Contaminated White Dolphin carcasses being found in HK waters: lawmaker
Twenty-eight Chinese White Dolphins have been found dead in Hong Kong waters since 2004, new statistics released in the Legislative Council on Wednesday showed.
Legislator Choy So-yuk, of the Democratic Alliance for the Betterment and Progress of Hong Kong, told Legco he was concerned about dolphins dying because of damage to their natural habitat.
'It has been reported that the carcass of a Chinese white dolphin was found off the Butterfly Beach at Tuen Mun in February this year. As no visible injury was found on the dolphin, hence it is not ruled out that its death was caused by excessive accumulation of heavy metals in its body,'' Mr Choy said.
He asked the government for statistics of dolphin numbers and deaths in Hong Kong waters.
Secretary for the Environment, Transport and Works Sarah Liao Sau-tung replied that about 200 Chinese white dolphins were living in waters around the territory.
The dolphins were mainly distributed in the western waters of Hong Kong near the Pearl River Estuary, she explained.
Some dolphins were getting stranded in waters close to Hong Kong.
'These stranded Chinese White Dolphins were mainly found in the waters and along the coast of Lantau Island, Tuen Mun, Sha Chau and Lung Kwu Chau,'' Dr Liao said in a written reply.
She said that in the past three years, 28 dead white dolphins had been found. Five were found dead in 2006, 13 in 2005 and 10 in 2004. Statistics for 2007 were not provided.
The environment secretary said 12 of the carcasses were over two metres long, indicating they were adults. The remaining dead dolphins were juveniles or babies.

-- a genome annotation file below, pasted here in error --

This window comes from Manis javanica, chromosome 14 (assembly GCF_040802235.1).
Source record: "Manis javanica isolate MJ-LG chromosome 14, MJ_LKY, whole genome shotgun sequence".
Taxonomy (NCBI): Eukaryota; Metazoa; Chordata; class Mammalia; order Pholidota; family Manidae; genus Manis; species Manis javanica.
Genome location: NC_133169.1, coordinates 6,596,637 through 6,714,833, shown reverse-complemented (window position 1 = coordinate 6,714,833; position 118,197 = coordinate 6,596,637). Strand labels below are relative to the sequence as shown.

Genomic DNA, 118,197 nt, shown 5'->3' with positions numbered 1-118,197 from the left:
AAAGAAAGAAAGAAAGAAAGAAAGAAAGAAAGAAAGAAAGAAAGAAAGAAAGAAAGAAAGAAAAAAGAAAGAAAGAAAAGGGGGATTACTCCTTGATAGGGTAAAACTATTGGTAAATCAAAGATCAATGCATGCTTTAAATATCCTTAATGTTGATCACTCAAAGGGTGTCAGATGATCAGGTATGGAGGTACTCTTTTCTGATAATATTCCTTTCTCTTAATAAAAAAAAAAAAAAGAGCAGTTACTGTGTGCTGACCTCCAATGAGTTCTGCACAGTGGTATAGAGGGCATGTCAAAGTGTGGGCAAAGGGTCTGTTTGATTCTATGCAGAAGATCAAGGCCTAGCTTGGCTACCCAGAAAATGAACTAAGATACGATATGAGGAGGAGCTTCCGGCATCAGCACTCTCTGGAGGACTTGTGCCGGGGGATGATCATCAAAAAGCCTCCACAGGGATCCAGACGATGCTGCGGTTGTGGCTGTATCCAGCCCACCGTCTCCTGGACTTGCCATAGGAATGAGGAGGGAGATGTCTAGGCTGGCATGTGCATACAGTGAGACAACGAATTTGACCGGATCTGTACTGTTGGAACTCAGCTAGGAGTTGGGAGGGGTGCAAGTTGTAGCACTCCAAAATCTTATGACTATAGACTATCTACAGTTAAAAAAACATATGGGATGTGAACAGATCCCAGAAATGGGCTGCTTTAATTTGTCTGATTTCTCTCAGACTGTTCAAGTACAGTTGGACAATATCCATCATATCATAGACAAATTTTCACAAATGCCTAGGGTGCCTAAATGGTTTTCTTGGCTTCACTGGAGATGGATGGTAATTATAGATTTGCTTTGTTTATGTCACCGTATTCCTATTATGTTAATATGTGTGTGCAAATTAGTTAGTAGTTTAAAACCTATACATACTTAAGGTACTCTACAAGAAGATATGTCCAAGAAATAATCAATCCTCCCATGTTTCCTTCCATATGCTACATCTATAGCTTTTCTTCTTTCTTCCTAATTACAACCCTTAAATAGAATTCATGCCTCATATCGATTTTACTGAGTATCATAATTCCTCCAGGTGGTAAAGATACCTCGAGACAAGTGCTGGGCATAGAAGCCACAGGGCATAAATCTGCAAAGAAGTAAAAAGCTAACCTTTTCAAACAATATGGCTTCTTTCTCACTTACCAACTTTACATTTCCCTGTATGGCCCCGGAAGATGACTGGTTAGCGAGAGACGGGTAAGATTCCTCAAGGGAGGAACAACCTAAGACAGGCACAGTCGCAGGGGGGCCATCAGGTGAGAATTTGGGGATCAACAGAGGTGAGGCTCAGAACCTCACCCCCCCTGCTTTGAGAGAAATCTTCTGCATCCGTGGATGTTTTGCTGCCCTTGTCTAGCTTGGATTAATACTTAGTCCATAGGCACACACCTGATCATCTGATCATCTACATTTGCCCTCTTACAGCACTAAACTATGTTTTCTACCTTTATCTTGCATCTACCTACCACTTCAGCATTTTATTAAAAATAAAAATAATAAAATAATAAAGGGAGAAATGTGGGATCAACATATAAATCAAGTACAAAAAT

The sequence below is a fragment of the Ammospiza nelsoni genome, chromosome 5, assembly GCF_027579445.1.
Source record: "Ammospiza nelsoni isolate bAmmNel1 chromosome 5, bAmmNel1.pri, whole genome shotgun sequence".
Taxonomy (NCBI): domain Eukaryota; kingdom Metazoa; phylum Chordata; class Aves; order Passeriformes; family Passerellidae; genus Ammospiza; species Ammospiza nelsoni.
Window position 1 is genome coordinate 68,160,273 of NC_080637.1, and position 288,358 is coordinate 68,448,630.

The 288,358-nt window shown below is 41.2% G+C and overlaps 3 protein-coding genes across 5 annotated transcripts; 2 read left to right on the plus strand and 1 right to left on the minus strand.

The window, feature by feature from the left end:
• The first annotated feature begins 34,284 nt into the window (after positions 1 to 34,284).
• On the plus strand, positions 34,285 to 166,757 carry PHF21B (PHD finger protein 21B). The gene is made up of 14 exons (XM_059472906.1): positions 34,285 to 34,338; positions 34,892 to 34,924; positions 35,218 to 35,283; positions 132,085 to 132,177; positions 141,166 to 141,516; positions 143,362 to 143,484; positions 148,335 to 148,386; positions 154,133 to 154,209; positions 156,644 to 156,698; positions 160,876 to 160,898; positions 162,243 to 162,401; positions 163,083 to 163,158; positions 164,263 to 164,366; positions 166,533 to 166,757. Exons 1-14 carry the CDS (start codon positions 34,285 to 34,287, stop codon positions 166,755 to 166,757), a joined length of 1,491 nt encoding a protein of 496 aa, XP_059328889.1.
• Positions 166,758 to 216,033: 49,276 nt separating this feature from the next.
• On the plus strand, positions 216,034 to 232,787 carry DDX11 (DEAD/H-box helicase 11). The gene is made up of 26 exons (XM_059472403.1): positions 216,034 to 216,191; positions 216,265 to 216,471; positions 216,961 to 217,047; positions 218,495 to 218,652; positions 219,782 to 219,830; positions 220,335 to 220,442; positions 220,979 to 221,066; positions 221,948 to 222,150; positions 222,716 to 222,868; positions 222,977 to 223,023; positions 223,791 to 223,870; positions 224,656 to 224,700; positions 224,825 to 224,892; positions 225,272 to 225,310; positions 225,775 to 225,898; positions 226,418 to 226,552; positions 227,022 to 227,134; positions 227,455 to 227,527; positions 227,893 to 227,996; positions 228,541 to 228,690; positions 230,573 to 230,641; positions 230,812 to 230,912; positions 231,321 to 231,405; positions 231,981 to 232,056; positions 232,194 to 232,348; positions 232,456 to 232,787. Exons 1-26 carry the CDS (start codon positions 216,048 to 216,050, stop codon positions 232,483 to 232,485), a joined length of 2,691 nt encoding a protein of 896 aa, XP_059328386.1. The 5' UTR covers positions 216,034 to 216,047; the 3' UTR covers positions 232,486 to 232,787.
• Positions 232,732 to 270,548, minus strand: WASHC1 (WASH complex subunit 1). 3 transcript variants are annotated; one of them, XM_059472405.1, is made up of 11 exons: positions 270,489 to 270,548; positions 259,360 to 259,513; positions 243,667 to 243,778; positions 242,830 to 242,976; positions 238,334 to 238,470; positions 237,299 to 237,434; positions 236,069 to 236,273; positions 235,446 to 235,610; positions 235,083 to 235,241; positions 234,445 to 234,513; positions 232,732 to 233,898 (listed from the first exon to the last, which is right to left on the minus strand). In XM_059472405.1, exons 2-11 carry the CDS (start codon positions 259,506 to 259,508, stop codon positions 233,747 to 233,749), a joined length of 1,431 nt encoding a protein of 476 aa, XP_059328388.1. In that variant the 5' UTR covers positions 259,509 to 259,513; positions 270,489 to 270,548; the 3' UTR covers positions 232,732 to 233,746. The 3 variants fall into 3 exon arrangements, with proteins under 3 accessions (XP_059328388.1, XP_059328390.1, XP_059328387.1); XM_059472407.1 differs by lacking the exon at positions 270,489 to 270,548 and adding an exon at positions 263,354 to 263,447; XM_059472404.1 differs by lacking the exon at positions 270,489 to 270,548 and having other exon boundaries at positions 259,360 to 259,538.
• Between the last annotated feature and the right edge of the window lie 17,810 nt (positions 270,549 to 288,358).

Dr Liao said most carcasses had not showed excessive levels of contamination.
'The AFCD [Agricultural Fisheries and Conservation Department] had previously analysed liver tissue samples of 25 Chinese White dolphins and the results indicated that the level of heavy metal contaminants in them was all at normal level,' Dr Liao told the Legco.
The carcass found in February was badly decomposed and the cause of death could not be determined, she said.
Dr Liao said the government was planning a dolphin conservation programme. This would include:
- Monitoring the number of dolphins and their distribution on a long-term basis;
- Assessing heavy metals and organic contaminants accumulated in dolphin carcasses;
- Establishing marine parks to protect dolphins and their habitat; and
- Working with Guangdong authorities to protect dolphins in the Pearl River Estuary.
'The AFCD commissioned the City University of Hong Kong to conduct a two-year study on the heavy metals and organic contaminants in the dolphins' bodies in late 2005,' she added.
The study would be completed by the end of 2007.
Hong Kong's dolphin population has declined considerably in the last decade, according to the Hong Kong Dolphin Conservation Society. The society's website says that between 1996 and 2005 there was a 40 per cent drop in local dolphin numbers.
The society said the AFCD estimates the dolphin population is probably between 91 and 207 in Hong Kong waters. But this depends on seasonal variations.
It said dredging work carried out to build Chek Lap Kok extensively damaged the marine habitat. The airport, one of the world's largest, was opened in 1998.
'Reclamation devastates coastal ecology and reduces the amount of fish available to the dolphins to feed on,' the society said.
It added that injuries from ship propellers are also a threat as well as sea-borne pollution.
The World Wide Fund for Nature Hong Kong has also blamed dredging related to reclamation work. 'Dredging for West Kowloon reclamation resulted in millions of tonnes of toxic mud needing a disposal site. Once again an important area for dolphins was chosen to dump the waste,' it said.
The WWF said toxic materials could enter the dolphins' food chain, leading to 'heavy metals and other pollutants accumulating in their bodies.'
The Chinese White Dolphin is found in coastal waters around many Asian countries, including the Arab states and Malaysia.